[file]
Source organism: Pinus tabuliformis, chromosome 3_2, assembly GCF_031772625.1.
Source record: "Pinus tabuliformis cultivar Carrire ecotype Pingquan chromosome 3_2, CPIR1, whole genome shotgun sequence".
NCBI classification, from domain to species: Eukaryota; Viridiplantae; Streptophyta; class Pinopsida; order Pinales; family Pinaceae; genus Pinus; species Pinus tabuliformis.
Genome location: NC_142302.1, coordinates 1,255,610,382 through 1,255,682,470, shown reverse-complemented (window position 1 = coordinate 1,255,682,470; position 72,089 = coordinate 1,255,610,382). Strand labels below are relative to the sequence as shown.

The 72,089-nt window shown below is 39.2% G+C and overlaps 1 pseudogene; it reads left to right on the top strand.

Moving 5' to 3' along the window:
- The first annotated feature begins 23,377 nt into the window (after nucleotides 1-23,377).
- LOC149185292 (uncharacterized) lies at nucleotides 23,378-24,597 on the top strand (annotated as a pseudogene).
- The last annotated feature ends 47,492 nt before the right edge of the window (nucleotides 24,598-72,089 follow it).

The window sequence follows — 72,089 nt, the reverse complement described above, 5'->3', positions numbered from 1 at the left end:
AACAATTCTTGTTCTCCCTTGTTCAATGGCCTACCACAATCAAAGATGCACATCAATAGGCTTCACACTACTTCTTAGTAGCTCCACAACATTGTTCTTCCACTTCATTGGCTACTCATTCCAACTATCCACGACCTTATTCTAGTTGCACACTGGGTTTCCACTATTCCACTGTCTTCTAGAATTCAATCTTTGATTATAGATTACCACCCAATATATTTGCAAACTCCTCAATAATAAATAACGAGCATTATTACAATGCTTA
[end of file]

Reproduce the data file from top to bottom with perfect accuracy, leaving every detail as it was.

Source organism: Pinus tabuliformis, chromosome 3_2, assembly GCF_031772625.1.
Source record: "Pinus tabuliformis cultivar Carrire ecotype Pingquan chromosome 3_2, CPIR1, whole genome shotgun sequence".
NCBI classification, from domain to species: Eukaryota; Viridiplantae; Streptophyta; class Pinopsida; order Pinales; family Pinaceae; genus Pinus; species Pinus tabuliformis.
Genome location: NC_142302.1, coordinates 1,255,610,382 through 1,255,682,470, shown reverse-complemented (window position 1 = coordinate 1,255,682,470; position 72,089 = coordinate 1,255,610,382). Strand labels below are relative to the sequence as shown.

The 72,089-nt window shown below is 39.2% G+C and overlaps 1 pseudogene; it reads left to right on the top strand.

Moving 5' to 3' along the window:
- The first annotated feature begins 23,377 nt into the window (after nucleotides 1-23,377).
- LOC149185292 (uncharacterized) lies at nucleotides 23,378-24,597 on the top strand (annotated as a pseudogene).
- The last annotated feature ends 47,492 nt before the right edge of the window (nucleotides 24,598-72,089 follow it).

The window sequence follows — 72,089 nt, the reverse complement described above, 5'->3', positions numbered from 1 at the left end:
AACAATTCTTGTTCTCCCTTGTTCAATGGCCTACCACAATCAAAGATGCACATCAATAGGCTTCACACTACTTCTTAGTAGCTCCACAACATTGTTCTTCCACTTCATTGGCTACTCATTCCAACTATCCACGACCTTATTCTAGTTGCACACTGGGTTTCCACTATTCCACTGTCTTCTAGAATTCAATCTTTGATTATAGATTACCACCCAATATATTTGCAAACTCCTCAATAATAAATAACGAGCATTATTACAATGCTTA